295 F2d 77 Malone v. United States
295 F.2d 77
Max Elliott MALONE, Appellant,
UNITED STATES of America, Appellee.
United States Court of Appeals Tenth Circuit.
October 5, 1961.
Richard L. Whitworth, Denver, Colo., for appellant.
J. Eugene Gallegos, Asst. U. S. Atty., Sante Fe, N. M. (John Quinn, U. S. Atty., and Ruth C. Streeter, Asst. U. S. Atty., Albuquerque, N. M., on the brief), for appellee.
Before PHILLIPS, PICKETT and HILL, Circuit Judges.
This is an appeal from an order denying a motion to vacate a sentence filed by Malone under 28 U.S.C.A. § 2255.
An indictment was returned against Malone in the United States District Court for the District of New Mexico, containing two counts. The first count charged a violation of the Dyer Act, 18 U.S.C.A. § 2312. The second count is not here involved.
On August 31, 1960, Malone appeared in open court for arraignment. At Malone's request, the court appointed Albert E. Utton, a member of the New Mexico Bar, as counsel for Malone. After consultation with Utton, the defendant was arraigned and entered a plea of not guilty as to Count 1 of the indictment.
On September 7, 1960, Malone again appeared in open court, accompanied by his counsel. After further consultation with his counsel, Malone withdrew his plea of not guilty and entered a plea of guilty to Count 1 of the indictment. Thereupon, a written waiver, duly signed by Malone, was filed, in which he waived indictment on a charge of attempted escape (18 U.S.C.A. § 751) and consented to be charged by information. Counsel for Malone stated to the court that he was apprised of the waiver and that Malone desired to waive indictment and consented to be charged by information. The waiver and information were filed and Malone was arraigned on the information. He entered a plea of guilty thereto.
On September 9, 1960, Malone, accompanied by his counsel, appeared in open court for sentencing. At that time Malone's wife was being held in custody on a charge of having conspired to aid a Federal prisoner to escape from custody. Malone's counsel stated that Malone desired to make a statement to the court, whereupon Malone told the court that his wife was being held on such charge and that a Government agent had told her if Malone persisted in his plea of guilty to the escape charge, the charge against his wife would not be dismissed. From the colloquy that followed, it is plain that Malone was desirous of so limiting his plea of guilty to the escape charge, as not to admit that his wife brought a hacksaw and blades to the jail in which Malone and other prisoners were confined and which were used by them in their attempt to escape. In other words, he wanted to make certain he was not admitting that he had received the hacksaw and blades from his wife, but only that he attempted to escape by using a hacksaw and blades. Thereupon, the information was read to Malone and the court asked him whether or not he was guilty of the offense "of attempted escape from jail," whereupon the following occurred:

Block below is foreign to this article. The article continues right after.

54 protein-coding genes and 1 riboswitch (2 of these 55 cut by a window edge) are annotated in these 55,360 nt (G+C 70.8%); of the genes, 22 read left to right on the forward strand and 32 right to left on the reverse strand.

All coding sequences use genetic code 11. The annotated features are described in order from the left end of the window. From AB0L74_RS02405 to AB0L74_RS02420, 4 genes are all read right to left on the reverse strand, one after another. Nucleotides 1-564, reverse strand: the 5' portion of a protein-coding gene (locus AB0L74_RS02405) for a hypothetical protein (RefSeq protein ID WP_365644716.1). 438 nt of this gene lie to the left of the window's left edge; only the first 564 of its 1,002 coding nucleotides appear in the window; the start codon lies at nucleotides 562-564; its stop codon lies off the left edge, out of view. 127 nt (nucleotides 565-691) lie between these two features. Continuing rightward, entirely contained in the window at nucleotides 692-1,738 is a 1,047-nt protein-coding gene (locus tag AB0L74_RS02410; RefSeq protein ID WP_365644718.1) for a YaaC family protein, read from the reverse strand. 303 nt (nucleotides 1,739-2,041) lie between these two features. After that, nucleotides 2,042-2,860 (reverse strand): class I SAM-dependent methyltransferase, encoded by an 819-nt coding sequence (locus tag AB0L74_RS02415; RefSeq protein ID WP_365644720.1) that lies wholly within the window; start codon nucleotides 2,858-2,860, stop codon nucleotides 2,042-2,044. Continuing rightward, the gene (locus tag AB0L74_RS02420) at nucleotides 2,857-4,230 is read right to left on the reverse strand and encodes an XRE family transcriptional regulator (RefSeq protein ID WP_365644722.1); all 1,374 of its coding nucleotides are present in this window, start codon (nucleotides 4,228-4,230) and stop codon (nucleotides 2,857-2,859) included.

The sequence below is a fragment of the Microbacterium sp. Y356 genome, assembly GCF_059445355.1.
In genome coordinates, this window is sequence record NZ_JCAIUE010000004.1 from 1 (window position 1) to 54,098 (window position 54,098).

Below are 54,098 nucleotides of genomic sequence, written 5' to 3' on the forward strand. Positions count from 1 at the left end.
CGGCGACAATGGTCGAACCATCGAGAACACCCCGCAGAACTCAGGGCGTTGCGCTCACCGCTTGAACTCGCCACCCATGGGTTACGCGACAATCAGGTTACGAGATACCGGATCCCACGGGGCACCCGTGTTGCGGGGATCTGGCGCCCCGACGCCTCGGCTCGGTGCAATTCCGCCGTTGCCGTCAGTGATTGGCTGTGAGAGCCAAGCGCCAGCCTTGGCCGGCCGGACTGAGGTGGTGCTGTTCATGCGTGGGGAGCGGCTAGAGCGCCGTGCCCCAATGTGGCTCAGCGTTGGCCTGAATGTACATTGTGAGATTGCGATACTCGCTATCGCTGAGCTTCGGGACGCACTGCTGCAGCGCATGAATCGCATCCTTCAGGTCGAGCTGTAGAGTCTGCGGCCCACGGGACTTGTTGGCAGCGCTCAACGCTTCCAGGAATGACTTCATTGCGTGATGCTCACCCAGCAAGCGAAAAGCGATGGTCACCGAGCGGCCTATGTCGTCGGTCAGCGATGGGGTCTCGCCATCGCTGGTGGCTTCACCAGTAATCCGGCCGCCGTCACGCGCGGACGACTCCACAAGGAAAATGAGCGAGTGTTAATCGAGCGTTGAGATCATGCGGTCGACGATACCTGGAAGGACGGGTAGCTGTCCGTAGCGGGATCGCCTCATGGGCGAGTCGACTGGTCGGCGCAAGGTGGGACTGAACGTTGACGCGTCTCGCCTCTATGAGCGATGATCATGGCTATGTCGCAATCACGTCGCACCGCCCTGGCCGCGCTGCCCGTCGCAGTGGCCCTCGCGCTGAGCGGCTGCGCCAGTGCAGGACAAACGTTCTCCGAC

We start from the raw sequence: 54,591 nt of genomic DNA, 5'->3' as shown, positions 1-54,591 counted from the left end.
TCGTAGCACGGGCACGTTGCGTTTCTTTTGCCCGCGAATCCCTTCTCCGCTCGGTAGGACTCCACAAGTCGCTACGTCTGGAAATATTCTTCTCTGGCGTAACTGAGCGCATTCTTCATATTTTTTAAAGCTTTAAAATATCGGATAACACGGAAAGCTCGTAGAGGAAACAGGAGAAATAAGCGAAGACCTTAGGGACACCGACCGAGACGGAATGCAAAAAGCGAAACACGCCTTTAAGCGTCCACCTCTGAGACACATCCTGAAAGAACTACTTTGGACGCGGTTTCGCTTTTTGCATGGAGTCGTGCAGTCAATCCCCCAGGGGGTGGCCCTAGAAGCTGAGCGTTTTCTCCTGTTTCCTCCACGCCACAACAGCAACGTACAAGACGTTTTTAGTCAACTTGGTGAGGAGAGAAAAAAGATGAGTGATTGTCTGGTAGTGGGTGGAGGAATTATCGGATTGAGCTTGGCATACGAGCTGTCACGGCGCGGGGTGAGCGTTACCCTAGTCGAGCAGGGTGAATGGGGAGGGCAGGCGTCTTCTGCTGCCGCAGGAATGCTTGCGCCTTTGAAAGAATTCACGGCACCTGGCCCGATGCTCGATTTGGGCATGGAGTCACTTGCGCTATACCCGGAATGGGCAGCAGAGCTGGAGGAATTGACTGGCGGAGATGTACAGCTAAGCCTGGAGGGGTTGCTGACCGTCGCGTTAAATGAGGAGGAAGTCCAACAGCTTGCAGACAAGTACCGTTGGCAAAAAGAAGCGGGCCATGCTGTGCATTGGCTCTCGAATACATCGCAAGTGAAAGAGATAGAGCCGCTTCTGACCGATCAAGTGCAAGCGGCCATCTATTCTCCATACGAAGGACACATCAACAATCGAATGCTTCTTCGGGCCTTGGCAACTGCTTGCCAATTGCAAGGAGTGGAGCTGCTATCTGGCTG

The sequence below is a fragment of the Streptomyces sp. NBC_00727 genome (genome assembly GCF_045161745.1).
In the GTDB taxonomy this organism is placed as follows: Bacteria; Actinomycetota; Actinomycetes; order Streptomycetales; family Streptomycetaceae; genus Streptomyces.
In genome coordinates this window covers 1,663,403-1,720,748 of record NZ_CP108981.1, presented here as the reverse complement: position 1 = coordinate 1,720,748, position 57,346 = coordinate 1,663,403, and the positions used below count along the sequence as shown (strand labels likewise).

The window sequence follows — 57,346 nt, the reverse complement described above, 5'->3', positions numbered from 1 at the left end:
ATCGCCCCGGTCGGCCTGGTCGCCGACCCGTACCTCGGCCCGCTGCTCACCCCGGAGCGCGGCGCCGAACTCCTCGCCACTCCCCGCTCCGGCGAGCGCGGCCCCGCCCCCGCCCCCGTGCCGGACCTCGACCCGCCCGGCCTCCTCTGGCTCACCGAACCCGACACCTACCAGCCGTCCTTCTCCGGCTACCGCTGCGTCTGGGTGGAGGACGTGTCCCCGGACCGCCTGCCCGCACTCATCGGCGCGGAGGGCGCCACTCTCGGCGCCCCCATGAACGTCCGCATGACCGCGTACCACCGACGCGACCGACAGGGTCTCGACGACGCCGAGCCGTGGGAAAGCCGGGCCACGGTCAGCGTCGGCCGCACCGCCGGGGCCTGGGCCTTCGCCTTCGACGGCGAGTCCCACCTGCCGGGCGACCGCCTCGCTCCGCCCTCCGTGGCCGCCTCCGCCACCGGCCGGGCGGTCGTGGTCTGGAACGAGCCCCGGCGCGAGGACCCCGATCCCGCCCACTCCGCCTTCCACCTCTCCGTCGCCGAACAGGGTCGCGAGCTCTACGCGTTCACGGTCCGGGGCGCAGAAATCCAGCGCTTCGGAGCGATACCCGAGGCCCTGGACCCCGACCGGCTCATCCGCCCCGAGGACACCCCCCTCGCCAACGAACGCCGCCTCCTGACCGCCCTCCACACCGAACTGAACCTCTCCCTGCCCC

"Defendant: Yes sir, I am guilty of that offense.
"The Court: You want to plead guilty to that?
"Defendant: Yes, sir.
"The Court: And you do plead guilty to it?
"The Court: Without any persuasion or promises from anybody?
Thereupon, the court asked counsel for Malone if he desired to say anything before sentence was pronounced. Counsel replied:
"I think that clears up the question. He wanted to make sure his pleading guilty wasn't a plea in behalf of his wife, too."
The court then asked counsel if he thought that matter was straightened out. Counsel replied in the affirmative. Thereupon, the court sentenced the defendant to imprisonment for four years on Count 1 of the indictment.
In his motion, Malone alleges in substance that he was induced to plead guilty to the Dyer Act charge by the promise of Government officials that if he did so, the conspiracy charge against his wife would be dismissed. All other matters set up in his motion are clearly without merit.
The sentencing court, after a consideration of the official files and records in the case and the transcript of the proceedings at the time of the arraignment and entry of pleas and of the imposition of sentence, denied the motion without a hearing.
We think it clearly appears from the transcript of the proceedings at the time of the arraignment and entry of pleas and the imposition of sentence, that no promises of any kind had been made to Malone. A Government agent, who was present at the proceeding on September 9, stated to the court that no promises had been made to Malone that the charge against his wife would be dismissed if he entered a plea of guilty and neither Malone nor his counsel in anywise challenged that statement. Moreover, it is clearly apparent that Malone's only concern was that he should not implicate his wife by pleading guilty to the escape charge. Before imposing sentence, the court carefully inquired whether he was guilty of the escape charge and desired to plead guilty to it and Malone answered in the affirmative. Whereupon, the court said, "Without any persuasion or promises from anybody?" Malone answered, "No." It is obvious that he meant there had been no persuasion or promises from anybody.
Accordingly, we conclude that the files and records of the case conclusively show that Malone was not entitled to any relief and that the court properly denied the motion.